Pittsfield- State Senator Benjamin B. Downing (D-Pittsfield) and State Representatives William “Smitty” Pignatelli (D-Lenox) and Denis E. Guyer (D-Dalton) announce two competitive awards to local cultural programs through the Massachusetts Cultural Council’s (MCC) Gold Star Award for excellence in community arts and culture.
“Western Massachusetts is known for its world class cultural scene, which is a great driver in our local economy,” said Downing. “I am thrilled that MCC has singled these deserving cultural programs for Gold Star distinction.”
Teaching Math and Science through Ceramics (Great Barrington) and Short Film Competition (Ashfield) are two of eight programs throughout the state to earn a Gold Star designation from MCC this year.
The Gold Star Program annually recognizes model community arts, humanities and science projects funded by the 329 Local Cultural Councils (LCCs) across the state. These projects celebrate diversity, foster collaboration, showcase artistic excellence and provide learning experiences for people of all ages and backgrounds.
Gold Star awards are nominated by Local Cultural Councils and are evaluated by the Massachusetts Cultural Council based on a variety of criteria including: artistic quality, success in reaching out to underserved constituents, educational value, and ability to engage with the community.
The LCC Program is the largest volunteer-run, grassroots arts funding program in the nation, supporting thousands of community-based projects in the arts, humanities, and interpretive sciences annually.
Teaching Math and Science through Ceramics
Nominated by the Great Barrington Cultural Council
Jane Burke, a trained chemist and working potter, worked with 80 children (grades 3 to 4) on a unique interdisciplinary project where students were taught about the geology of local clay, and the link between volcanic activity and firing clay in a kiln. The students also learned about math through studying clay recipes to test their understanding of fractions and quantity. Burke worked closely with teachers to develop the curriculum, which connected art and science education in a unique way.
“What a great way to incorporate the Arts into the Math and Science curriculum,” said Pignatelli. “Teaching this way, you target all learners and I am thankful to the MCC Gold Star Award Program for recognizing this.”
Short Film Competition
Nominated by the Ashfield Cultural Council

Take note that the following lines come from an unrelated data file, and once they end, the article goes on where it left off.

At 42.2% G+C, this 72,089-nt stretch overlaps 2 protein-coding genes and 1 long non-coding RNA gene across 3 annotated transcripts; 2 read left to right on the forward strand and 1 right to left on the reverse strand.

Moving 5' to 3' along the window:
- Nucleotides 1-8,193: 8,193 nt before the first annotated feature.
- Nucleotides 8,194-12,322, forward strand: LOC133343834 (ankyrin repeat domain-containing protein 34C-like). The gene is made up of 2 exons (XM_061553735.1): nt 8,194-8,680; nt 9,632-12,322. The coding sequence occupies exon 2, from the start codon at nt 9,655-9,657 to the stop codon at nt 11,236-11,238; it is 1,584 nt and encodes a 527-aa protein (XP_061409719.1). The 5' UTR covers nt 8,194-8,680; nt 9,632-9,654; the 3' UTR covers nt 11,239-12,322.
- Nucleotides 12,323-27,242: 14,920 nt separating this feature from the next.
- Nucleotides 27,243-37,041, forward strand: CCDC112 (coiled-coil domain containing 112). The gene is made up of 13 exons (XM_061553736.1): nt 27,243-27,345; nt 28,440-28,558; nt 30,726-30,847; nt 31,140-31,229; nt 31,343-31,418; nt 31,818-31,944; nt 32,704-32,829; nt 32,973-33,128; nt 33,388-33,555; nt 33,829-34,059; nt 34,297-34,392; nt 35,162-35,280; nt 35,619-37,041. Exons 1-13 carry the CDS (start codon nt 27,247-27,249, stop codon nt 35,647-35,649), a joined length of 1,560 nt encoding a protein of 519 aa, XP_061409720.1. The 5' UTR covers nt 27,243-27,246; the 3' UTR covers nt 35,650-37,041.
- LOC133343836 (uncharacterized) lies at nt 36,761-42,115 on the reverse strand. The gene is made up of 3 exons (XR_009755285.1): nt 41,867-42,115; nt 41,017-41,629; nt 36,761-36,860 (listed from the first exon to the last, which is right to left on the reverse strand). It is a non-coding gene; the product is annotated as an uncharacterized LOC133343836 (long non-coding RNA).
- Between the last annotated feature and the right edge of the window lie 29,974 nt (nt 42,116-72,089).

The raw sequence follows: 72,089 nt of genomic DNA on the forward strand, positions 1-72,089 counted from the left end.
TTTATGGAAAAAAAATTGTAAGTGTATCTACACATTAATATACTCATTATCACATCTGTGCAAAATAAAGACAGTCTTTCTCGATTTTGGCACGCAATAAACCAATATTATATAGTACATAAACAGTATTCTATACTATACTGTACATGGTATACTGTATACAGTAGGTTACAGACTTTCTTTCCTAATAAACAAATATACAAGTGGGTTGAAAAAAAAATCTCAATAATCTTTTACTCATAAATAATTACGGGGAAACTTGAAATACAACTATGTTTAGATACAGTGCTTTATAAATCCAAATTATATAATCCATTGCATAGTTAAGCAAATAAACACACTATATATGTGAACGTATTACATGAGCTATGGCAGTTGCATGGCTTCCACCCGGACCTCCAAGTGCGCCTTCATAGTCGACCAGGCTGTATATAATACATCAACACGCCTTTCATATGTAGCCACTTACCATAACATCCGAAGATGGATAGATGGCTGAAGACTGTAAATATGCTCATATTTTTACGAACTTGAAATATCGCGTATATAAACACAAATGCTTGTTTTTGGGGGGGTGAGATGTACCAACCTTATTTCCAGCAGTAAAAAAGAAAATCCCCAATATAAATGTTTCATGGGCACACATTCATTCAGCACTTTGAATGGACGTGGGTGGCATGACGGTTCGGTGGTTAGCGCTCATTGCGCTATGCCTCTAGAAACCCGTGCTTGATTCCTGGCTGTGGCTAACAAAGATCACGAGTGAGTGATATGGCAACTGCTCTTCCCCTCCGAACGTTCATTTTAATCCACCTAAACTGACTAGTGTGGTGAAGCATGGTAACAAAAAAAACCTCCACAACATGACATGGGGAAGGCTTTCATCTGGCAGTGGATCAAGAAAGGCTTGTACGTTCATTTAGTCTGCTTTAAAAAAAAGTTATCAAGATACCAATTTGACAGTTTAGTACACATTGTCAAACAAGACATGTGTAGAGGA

The Ashfield Cultural Council’s Short Film Competition featured 5-minute films made by residents of Ashfield that featured different facets of the town and its citizens. The films were shown free of charge at Town Hall to an audience of more than 200, representing a cross section of the town population. The enthusiastic response has resulted in a second film competition being planned by the Ashfield Cultural Council for 2008. Funding from the Ashfield Cultural Council helped support the initiative.
"I am very pleased to see that Ashfield's "Short Film Competition" is receiving funding from MCC's Gold Star Award program. This gives many local artists a chance to promote their work and encourages aspiring film makers to create pieces of their own" said Guyer, "The arts are an important part of our identity and western Mass has been and continues to be the home to many great cultural and artistic traditions."
Gold Stars were awarded to programs in Amherst, Ashfield, Athol, Attleboro, Great Barrington, Lakeville, Lowell and Salem. Details on all of the projects are available online at www.massculturalcouncil.org.
About the Massachusetts Cultural Council
The Massachusetts Cultural Council promotes excellence, access, education and diversity in the arts, humanities and interpretive sciences, in order to improve the quality of life for all Massachusetts residents and contribute to the economic vitality of our communities.
The MCC is committed to building a central place for the arts, sciences and humanities in the everyday lives of communities across the Commonwealth. The Council pursues this mission through a combination of grant programs, partnerships, and services for nonprofit cultural organizations, schools, communities, and individual artists. The MCC receives an annual appropriation from the state Legislature and funds from the NEA, the Wallace Foundation, and other sources.